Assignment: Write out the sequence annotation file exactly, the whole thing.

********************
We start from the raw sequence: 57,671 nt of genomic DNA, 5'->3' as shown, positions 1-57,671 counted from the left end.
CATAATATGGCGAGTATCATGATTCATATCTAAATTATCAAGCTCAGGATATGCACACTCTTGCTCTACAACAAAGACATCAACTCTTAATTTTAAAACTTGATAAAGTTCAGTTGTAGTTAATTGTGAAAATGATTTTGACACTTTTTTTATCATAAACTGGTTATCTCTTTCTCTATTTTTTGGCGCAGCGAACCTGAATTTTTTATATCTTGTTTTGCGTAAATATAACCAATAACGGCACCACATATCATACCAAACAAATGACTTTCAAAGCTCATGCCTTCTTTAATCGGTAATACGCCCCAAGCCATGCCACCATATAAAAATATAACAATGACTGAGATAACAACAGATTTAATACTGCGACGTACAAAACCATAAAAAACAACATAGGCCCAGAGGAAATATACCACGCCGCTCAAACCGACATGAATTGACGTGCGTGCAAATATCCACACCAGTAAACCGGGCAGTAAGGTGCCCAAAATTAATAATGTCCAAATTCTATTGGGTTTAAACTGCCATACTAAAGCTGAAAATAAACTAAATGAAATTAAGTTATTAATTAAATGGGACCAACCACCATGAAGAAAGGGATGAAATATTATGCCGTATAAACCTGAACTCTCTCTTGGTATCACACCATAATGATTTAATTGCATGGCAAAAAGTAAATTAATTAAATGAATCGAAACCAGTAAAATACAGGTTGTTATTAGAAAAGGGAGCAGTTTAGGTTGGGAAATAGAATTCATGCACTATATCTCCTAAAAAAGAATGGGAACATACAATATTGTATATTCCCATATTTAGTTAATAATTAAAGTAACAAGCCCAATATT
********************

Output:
We start from the raw sequence: 57,671 nt of genomic DNA, 5'->3' as shown, positions 1-57,671 counted from the left end.
CATAATATGGCGAGTATCATGATTCATATCTAAATTATCAAGCTCAGGATATGCACACTCTTGCTCTACAACAAAGACATCAACTCTTAATTTTAAAACTTGATAAAGTTCAGTTGTAGTTAATTGTGAAAATGATTTTGACACTTTTTTTATCATAAACTGGTTATCTCTTTCTCTATTTTTTGGCGCAGCGAACCTGAATTTTTTATATCTTGTTTTGCGTAAATATAACCAATAACGGCACCACATATCATACCAAACAAATGACTTTCAAAGCTCATGCCTTCTTTAATCGGTAATACGCCCCAAGCCATGCCACCATATAAAAATATAACAATGACTGAGATAACAACAGATTTAATACTGCGACGTACAAAACCATAAAAAACAACATAGGCCCAGAGGAAATATACCACGCCGCTCAAACCGACATGAATTGACGTGCGTGCAAATATCCACACCAGTAAACCGGGCAGTAAGGTGCCCAAAATTAATAATGTCCAAATTCTATTGGGTTTAAACTGCCATACTAAAGCTGAAAATAAACTAAATGAAATTAAGTTATTAATTAAATGGGACCAACCACCATGAAGAAAGGGATGAAATATTATGCCGTATAAACCTGAACTCTCTCTTGGTATCACACCATAATGATTTAATTGCATGGCAAAAAGTAAATTAATTAAATGAATCGAAACCAGTAAAATACAGGTTGTTATTAGAAAAGGGAGCAGTTTAGGTTGGGAAATAGAATTCATGCACTATATCTCCTAAAAAAGAATGGGAACATACAATATTGTATATTCCCATATTTAGTTAATAATTAAAGTAACAAGCCCAATATT